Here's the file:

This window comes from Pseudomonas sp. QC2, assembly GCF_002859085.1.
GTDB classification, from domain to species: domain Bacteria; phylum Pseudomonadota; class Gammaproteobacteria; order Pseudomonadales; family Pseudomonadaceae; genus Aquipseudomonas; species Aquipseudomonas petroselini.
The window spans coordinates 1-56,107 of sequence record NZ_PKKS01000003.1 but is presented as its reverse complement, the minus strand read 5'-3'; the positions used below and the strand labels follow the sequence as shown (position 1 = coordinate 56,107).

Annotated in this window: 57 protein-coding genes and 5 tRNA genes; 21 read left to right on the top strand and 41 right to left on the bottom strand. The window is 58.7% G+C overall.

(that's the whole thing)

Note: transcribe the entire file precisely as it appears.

This window comes from Pseudomonas sp. QC2, assembly GCF_002859085.1.
GTDB classification, from domain to species: domain Bacteria; phylum Pseudomonadota; class Gammaproteobacteria; order Pseudomonadales; family Pseudomonadaceae; genus Aquipseudomonas; species Aquipseudomonas petroselini.
The window spans coordinates 1-56,107 of sequence record NZ_PKKS01000003.1 but is presented as its reverse complement, the minus strand read 5'-3'; the positions used below and the strand labels follow the sequence as shown (position 1 = coordinate 56,107).

Annotated in this window: 57 protein-coding genes and 5 tRNA genes; 21 read left to right on the top strand and 41 right to left on the bottom strand. The window is 58.7% G+C overall.